In comparison, neutron stars seemed to make relatively puny jets, which only became bright enough to see when the neutron star was gobbling gas from their companion at a very high rate.”
Dr Deller says when the team looked at PSR J1023+0038 it was only consuming a trickle of material and should have been producing a very feeble jet. “But our observations suggest its jets are nearly as strong as you’d expect from a black hole,” he says.
Astronomer James Miller-Jones, from the International Centre for Radio Astronomy Research (ICRAR), says neutron stars can be thought of as stellar corpses. “They’re formed when a massive star runs out of fuel and undergoes a supernova, and the central parts of the star collapse under their own gravity,” he says. “These things are typically about one and a half times the mass of the Sun and yet they’re only 10-15km across, so they’re incredibly dense.”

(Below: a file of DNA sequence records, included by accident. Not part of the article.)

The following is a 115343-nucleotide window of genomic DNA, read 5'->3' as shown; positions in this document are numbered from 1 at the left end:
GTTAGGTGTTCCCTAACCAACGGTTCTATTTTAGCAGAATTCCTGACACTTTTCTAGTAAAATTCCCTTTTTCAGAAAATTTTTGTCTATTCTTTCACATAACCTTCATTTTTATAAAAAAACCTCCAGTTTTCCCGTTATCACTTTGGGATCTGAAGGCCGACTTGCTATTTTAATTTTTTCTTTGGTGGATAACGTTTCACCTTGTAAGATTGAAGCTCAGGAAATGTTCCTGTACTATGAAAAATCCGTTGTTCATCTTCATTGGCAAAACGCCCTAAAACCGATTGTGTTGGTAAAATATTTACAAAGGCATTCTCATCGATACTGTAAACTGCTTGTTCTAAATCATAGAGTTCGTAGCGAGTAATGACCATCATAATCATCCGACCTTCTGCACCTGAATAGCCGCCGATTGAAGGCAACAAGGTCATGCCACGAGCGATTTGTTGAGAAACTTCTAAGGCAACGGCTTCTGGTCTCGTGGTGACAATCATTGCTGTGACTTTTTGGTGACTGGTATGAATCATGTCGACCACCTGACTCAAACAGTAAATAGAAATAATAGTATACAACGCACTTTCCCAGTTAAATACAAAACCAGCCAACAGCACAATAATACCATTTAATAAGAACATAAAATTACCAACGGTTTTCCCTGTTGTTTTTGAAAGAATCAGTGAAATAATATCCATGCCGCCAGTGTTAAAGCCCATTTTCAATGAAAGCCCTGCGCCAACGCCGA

Dr Miller-Jones says PSR J1023+0038 is a “transitional” neutron star, spending years at a time powered mainly by the rotation of the neutron star but transitioning occasionally into an active gathering state, when it gets much brighter. “Two other transitional systems are now known and both of these have also been shown to exhibit powerful jets,” he says. “This is casting neutron stars in a new light and showing that in fact they can sometimes launch jets to rival those coming from black holes.”
The ASTRON and JIVE scientists involved in this research were Adam Deller, Javier Moldon, Jason Hessels, Anne Archibald, Zsolt Paragi, George Heald, and Nicolas Vilchez.